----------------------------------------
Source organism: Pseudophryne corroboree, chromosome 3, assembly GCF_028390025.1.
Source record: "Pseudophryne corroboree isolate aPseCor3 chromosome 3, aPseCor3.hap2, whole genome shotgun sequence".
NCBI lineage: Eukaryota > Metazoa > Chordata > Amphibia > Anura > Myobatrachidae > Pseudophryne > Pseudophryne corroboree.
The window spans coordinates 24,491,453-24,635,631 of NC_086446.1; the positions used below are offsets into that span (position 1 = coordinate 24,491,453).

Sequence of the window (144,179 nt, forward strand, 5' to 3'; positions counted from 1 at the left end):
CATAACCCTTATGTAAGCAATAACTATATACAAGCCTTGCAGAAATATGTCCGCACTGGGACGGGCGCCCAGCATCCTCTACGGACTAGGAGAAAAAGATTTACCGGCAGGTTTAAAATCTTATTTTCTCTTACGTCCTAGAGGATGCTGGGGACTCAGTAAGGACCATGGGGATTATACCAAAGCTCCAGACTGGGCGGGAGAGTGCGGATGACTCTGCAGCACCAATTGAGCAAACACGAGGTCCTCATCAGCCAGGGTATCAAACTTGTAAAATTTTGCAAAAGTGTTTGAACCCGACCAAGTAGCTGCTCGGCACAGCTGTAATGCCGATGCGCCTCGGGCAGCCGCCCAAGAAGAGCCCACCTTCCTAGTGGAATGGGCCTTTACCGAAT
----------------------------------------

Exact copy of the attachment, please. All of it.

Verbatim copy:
Source organism: Pseudophryne corroboree, chromosome 3, assembly GCF_028390025.1.
Source record: "Pseudophryne corroboree isolate aPseCor3 chromosome 3, aPseCor3.hap2, whole genome shotgun sequence".
NCBI lineage: Eukaryota > Metazoa > Chordata > Amphibia > Anura > Myobatrachidae > Pseudophryne > Pseudophryne corroboree.
The window spans coordinates 24,491,453-24,635,631 of NC_086446.1; the positions used below are offsets into that span (position 1 = coordinate 24,491,453).

Sequence of the window (144,179 nt, forward strand, 5' to 3'; positions counted from 1 at the left end):
CATAACCCTTATGTAAGCAATAACTATATACAAGCCTTGCAGAAATATGTCCGCACTGGGACGGGCGCCCAGCATCCTCTACGGACTAGGAGAAAAAGATTTACCGGCAGGTTTAAAATCTTATTTTCTCTTACGTCCTAGAGGATGCTGGGGACTCAGTAAGGACCATGGGGATTATACCAAAGCTCCAGACTGGGCGGGAGAGTGCGGATGACTCTGCAGCACCAATTGAGCAAACACGAGGTCCTCATCAGCCAGGGTATCAAACTTGTAAAATTTTGCAAAAGTGTTTGAACCCGACCAAGTAGCTGCTCGGCACAGCTGTAATGCCGATGCGCCTCGGGCAGCCGCCCAAGAAGAGCCCACCTTCCTAGTGGAATGGGCCTTTACCGAAT